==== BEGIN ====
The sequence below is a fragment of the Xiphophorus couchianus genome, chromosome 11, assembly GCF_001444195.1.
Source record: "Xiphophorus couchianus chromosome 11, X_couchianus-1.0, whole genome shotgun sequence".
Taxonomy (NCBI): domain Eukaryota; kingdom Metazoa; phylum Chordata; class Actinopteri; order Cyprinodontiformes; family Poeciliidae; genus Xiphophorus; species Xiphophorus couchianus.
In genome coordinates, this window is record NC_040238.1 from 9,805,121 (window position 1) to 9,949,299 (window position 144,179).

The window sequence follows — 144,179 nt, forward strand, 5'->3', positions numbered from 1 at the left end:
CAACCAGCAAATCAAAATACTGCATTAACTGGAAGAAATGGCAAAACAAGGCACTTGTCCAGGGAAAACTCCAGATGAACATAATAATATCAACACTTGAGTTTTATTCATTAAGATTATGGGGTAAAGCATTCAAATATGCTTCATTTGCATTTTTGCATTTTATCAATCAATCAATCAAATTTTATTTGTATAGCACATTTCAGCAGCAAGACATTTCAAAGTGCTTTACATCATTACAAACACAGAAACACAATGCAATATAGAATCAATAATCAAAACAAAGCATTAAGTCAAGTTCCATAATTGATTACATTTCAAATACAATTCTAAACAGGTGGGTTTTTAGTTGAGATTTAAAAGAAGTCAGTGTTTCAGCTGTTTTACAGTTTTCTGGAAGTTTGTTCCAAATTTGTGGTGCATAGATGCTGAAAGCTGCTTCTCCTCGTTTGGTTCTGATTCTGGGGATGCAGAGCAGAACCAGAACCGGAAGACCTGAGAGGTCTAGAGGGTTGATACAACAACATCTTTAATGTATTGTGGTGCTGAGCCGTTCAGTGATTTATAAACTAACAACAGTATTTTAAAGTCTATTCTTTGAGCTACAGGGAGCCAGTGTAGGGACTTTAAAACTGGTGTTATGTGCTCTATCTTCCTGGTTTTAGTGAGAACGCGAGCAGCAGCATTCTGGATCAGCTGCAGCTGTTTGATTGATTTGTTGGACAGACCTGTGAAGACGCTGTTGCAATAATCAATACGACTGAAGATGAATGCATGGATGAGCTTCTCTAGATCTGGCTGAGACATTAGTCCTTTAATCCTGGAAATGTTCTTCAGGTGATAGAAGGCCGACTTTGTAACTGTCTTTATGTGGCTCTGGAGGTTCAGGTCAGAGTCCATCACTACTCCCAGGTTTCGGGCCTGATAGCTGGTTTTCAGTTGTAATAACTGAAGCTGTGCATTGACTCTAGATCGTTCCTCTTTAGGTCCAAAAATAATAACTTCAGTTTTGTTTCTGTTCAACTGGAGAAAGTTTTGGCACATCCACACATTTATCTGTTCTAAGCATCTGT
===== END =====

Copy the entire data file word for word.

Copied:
The sequence below is a fragment of the Xiphophorus couchianus genome, chromosome 11, assembly GCF_001444195.1.
Source record: "Xiphophorus couchianus chromosome 11, X_couchianus-1.0, whole genome shotgun sequence".
Taxonomy (NCBI): domain Eukaryota; kingdom Metazoa; phylum Chordata; class Actinopteri; order Cyprinodontiformes; family Poeciliidae; genus Xiphophorus; species Xiphophorus couchianus.
In genome coordinates, this window is record NC_040238.1 from 9,805,121 (window position 1) to 9,949,299 (window position 144,179).

The window sequence follows — 144,179 nt, forward strand, 5'->3', positions numbered from 1 at the left end:
CAACCAGCAAATCAAAATACTGCATTAACTGGAAGAAATGGCAAAACAAGGCACTTGTCCAGGGAAAACTCCAGATGAACATAATAATATCAACACTTGAGTTTTATTCATTAAGATTATGGGGTAAAGCATTCAAATATGCTTCATTTGCATTTTTGCATTTTATCAATCAATCAATCAAATTTTATTTGTATAGCACATTTCAGCAGCAAGACATTTCAAAGTGCTTTACATCATTACAAACACAGAAACACAATGCAATATAGAATCAATAATCAAAACAAAGCATTAAGTCAAGTTCCATAATTGATTACATTTCAAATACAATTCTAAACAGGTGGGTTTTTAGTTGAGATTTAAAAGAAGTCAGTGTTTCAGCTGTTTTACAGTTTTCTGGAAGTTTGTTCCAAATTTGTGGTGCATAGATGCTGAAAGCTGCTTCTCCTCGTTTGGTTCTGATTCTGGGGATGCAGAGCAGAACCAGAACCGGAAGACCTGAGAGGTCTAGAGGGTTGATACAACAACATCTTTAATGTATTGTGGTGCTGAGCCGTTCAGTGATTTATAAACTAACAACAGTATTTTAAAGTCTATTCTTTGAGCTACAGGGAGCCAGTGTAGGGACTTTAAAACTGGTGTTATGTGCTCTATCTTCCTGGTTTTAGTGAGAACGCGAGCAGCAGCATTCTGGATCAGCTGCAGCTGTTTGATTGATTTGTTGGACAGACCTGTGAAGACGCTGTTGCAATAATCAATACGACTGAAGATGAATGCATGGATGAGCTTCTCTAGATCTGGCTGAGACATTAGTCCTTTAATCCTGGAAATGTTCTTCAGGTGATAGAAGGCCGACTTTGTAACTGTCTTTATGTGGCTCTGGAGGTTCAGGTCAGAGTCCATCACTACTCCCAGGTTTCGGGCCTGATAGCTGGTTTTCAGTTGTAATAACTGAAGCTGTGCATTGACTCTAGATCGTTCCTCTTTAGGTCCAAAAATAATAACTTCAGTTTTGTTTCTGTTCAACTGGAGAAAGTTTTGGCACATCCACACATTTATCTGTTCTAAGCATCTGT